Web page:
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This is Chris Matt, Managing Editor of Print & E-Media with Maintenance Solutions magazine. Today's tip is understanding the different types of saws.
Traditional wood-cutting saws include handsaws, powered circular saws, table saws, band saws, jigsaws, scroll saws, reciprocating saws, miter saws, and radial saws. For technicians working with metal, masonry or plastic materials, the choices include abrasive cutoff, hack-, band-, chain-, and reciprocating saws, both table-mounted and portable.
Band saws, jigsaws, scroll saws and reciprocating saws are the choices for circular or irregularly curved cuts. Technicians primarily use reciprocating saws for making rough cuts and performing demolition work. They can make straight or curved cuts in ferrous and non-ferrous metal, plastics, wallboard, and wood.
Scroll saws can deliver smoother, more intricate cuts than jigsaws and are ideal for use on wood, plastic, and even softer metals. Standard jigsaws move only in one stroke direction, with a return spring in the other direction, causing some blade distortion, rough cuts, and even broken blades.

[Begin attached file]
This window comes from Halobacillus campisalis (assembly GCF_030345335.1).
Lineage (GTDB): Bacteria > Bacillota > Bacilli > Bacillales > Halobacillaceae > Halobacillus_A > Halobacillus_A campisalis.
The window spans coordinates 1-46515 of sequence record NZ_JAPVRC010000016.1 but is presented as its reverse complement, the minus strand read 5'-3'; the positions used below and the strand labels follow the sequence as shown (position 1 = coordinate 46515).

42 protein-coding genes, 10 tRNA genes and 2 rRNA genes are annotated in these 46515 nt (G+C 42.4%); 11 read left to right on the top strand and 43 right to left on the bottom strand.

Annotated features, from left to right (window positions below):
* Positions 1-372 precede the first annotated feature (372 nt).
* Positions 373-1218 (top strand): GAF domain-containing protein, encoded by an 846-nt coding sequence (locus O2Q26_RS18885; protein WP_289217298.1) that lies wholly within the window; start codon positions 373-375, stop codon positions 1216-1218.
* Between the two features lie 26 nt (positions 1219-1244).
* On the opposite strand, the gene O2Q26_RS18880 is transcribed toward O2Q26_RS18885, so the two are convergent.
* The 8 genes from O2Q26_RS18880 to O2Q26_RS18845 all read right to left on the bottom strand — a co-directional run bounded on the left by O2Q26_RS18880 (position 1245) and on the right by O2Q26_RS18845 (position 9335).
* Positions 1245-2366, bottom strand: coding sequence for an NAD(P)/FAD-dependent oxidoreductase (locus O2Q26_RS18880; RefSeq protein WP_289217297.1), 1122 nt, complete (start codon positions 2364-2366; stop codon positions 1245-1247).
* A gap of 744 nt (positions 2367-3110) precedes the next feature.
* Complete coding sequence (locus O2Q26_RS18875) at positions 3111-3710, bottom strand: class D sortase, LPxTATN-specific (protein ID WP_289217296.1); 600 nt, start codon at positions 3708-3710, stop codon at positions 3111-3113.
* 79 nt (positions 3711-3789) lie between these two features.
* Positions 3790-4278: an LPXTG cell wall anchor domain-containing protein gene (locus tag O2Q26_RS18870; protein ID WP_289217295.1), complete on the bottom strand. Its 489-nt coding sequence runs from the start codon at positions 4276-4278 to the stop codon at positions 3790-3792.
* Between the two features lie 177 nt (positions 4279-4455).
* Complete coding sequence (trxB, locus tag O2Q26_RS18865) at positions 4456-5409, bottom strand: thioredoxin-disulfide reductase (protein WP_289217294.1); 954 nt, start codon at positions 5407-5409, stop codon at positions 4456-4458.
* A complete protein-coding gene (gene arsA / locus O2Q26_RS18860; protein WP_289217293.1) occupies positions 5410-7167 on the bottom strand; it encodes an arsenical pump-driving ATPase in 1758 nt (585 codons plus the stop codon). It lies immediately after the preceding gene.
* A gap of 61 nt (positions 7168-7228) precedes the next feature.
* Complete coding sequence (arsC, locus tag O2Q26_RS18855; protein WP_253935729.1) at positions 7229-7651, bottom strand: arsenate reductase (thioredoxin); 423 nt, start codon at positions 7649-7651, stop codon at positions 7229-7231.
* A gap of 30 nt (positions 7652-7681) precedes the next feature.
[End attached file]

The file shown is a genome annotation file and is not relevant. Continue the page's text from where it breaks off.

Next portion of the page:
Circular saws and reciprocating saws can make plunge cuts for electrical-box openings in drywall and paneling, as well as floor and wall openings for pipes or conduit.
In addition to making straight cuts like radial, table and portable circular saws, a compound miter saw can adjust quickly for single- or compound-bevel cuts, as well as miter angle cuts in one set-up. It is faster and more accurate than either a handsaw or a miter box.
Concrete saws feature a diamond-tipped circular blade or chain and can incorporate electric, pneumatic, gas, or hydraulic power.
Fast-cutting, abrasive cutoff saws enable high-efficiency cutting of ferrous, non-ferrous and plastic tubes, pipes, bars, rebar, flats, conduit, and wire.